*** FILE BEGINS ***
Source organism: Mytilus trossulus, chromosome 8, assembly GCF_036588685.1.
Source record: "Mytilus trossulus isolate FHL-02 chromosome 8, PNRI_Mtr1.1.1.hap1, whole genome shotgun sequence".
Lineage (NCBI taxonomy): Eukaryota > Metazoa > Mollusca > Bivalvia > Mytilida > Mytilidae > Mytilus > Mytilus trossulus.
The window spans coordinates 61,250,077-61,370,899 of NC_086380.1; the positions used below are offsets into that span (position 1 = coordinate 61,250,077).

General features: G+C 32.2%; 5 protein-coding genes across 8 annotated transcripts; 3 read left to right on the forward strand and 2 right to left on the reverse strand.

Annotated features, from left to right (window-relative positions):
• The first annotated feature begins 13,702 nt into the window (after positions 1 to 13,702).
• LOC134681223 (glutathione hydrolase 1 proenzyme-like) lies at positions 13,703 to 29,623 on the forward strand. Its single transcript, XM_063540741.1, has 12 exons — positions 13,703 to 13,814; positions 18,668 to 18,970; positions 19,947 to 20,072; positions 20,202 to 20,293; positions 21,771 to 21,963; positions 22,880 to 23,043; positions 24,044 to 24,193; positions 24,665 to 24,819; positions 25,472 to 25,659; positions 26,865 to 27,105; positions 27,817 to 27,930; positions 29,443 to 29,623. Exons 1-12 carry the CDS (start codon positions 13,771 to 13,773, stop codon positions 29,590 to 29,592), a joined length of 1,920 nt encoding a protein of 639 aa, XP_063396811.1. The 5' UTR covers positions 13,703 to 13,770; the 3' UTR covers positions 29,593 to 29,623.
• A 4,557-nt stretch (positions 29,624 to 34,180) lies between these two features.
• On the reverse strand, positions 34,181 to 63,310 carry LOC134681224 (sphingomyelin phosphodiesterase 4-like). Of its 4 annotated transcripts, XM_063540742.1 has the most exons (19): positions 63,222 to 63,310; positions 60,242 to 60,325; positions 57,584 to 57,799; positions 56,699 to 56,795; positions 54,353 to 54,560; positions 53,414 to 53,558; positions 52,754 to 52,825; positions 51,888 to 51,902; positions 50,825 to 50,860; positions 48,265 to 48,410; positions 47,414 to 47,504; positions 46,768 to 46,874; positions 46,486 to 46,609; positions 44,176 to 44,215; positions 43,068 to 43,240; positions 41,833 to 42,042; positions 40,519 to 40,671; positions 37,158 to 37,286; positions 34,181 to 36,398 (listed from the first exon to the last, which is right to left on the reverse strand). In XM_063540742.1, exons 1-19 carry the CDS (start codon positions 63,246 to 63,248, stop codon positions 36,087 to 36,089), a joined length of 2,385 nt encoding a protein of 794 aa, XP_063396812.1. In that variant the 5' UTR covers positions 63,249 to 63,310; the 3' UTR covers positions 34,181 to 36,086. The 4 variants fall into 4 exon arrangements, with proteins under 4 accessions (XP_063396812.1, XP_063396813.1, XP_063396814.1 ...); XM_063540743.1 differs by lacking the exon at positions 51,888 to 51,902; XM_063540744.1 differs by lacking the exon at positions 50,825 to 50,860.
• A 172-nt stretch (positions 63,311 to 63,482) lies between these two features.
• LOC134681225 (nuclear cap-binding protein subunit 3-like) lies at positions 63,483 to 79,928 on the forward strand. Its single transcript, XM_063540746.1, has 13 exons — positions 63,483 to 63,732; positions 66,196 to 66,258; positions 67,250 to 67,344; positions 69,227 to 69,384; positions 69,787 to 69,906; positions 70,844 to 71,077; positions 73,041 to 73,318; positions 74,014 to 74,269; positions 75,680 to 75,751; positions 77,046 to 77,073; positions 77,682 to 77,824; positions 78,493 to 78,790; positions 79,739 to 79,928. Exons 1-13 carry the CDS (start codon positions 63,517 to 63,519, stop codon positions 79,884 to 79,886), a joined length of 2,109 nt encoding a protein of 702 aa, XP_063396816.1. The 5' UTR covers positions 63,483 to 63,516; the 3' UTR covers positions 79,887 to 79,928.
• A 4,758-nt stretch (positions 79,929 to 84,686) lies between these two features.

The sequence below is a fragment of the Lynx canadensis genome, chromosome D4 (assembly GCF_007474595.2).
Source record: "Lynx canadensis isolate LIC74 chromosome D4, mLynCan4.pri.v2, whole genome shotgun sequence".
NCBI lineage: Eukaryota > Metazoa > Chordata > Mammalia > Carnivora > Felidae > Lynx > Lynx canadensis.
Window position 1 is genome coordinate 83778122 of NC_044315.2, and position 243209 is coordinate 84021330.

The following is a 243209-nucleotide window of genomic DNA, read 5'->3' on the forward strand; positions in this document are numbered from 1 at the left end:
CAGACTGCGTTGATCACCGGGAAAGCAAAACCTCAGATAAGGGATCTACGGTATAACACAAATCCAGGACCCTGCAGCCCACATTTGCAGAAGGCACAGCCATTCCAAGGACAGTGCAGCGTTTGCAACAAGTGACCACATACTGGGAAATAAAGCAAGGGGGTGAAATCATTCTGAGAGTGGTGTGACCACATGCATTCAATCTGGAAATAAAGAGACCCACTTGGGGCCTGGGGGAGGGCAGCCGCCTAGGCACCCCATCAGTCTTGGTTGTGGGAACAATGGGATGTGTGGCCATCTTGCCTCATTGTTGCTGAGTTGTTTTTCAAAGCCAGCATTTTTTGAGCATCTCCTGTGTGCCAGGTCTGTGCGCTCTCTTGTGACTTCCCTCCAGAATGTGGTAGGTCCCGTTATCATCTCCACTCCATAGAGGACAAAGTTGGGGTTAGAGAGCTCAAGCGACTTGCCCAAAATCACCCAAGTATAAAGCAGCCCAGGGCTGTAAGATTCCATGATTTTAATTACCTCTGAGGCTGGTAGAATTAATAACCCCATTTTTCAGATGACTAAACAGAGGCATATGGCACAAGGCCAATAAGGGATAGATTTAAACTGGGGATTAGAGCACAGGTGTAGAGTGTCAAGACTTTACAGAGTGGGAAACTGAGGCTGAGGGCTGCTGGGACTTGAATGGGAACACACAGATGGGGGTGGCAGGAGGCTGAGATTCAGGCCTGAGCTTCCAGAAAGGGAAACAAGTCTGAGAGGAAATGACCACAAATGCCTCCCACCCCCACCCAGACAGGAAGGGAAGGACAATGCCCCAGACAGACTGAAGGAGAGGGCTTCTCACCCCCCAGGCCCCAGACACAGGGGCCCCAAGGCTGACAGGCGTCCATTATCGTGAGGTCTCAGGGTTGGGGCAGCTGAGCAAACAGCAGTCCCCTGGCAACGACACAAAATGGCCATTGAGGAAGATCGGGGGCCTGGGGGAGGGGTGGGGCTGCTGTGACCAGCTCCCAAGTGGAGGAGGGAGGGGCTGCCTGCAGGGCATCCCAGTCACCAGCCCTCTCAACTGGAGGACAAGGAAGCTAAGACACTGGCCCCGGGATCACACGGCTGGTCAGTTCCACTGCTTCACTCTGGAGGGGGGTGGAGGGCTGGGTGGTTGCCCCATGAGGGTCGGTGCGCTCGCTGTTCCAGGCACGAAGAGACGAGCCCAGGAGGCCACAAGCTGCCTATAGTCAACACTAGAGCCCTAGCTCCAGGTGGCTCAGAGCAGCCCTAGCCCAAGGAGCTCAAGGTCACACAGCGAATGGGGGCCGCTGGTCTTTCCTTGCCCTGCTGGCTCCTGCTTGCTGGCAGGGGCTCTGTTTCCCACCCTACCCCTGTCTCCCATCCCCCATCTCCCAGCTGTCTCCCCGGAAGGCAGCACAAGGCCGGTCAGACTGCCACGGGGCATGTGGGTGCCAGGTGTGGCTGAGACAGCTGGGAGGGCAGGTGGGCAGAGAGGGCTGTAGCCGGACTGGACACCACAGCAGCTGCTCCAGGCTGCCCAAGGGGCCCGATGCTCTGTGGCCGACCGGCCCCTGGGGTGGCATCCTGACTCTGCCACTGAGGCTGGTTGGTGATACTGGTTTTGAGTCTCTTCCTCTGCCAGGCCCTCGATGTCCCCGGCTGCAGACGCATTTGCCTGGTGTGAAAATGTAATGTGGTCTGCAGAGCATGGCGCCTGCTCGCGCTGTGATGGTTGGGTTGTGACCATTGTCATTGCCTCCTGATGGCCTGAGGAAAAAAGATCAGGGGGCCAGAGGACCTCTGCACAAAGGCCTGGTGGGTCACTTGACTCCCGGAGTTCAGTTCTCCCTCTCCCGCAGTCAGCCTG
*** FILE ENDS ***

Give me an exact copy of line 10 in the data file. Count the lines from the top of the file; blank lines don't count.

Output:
• On the reverse strand, positions 34,181 to 63,310 carry LOC134681224 (sphingomyelin phosphodiesterase 4-like). Of its 4 annotated transcripts, XM_063540742.1 has the most exons (19): positions 63,222 to 63,310; positions 60,242 to 60,325; positions 57,584 to 57,799; positions 56,699 to 56,795; positions 54,353 to 54,560; positions 53,414 to 53,558; positions 52,754 to 52,825; positions 51,888 to 51,902; positions 50,825 to 50,860; positions 48,265 to 48,410; positions 47,414 to 47,504; positions 46,768 to 46,874; positions 46,486 to 46,609; positions 44,176 to 44,215; positions 43,068 to 43,240; positions 41,833 to 42,042; positions 40,519 to 40,671; positions 37,158 to 37,286; positions 34,181 to 36,398 (listed from the first exon to the last, which is right to left on the reverse strand). In XM_063540742.1, exons 1-19 carry the CDS (start codon positions 63,246 to 63,248, stop codon positions 36,087 to 36,089), a joined length of 2,385 nt encoding a protein of 794 aa, XP_063396812.1. In that variant the 5' UTR covers positions 63,249 to 63,310; the 3' UTR covers positions 34,181 to 36,086. The 4 variants fall into 4 exon arrangements, with proteins under 4 accessions (XP_063396812.1, XP_063396813.1, XP_063396814.1 ...); XM_063540743.1 differs by lacking the exon at positions 51,888 to 51,902; XM_063540744.1 differs by lacking the exon at positions 50,825 to 50,860.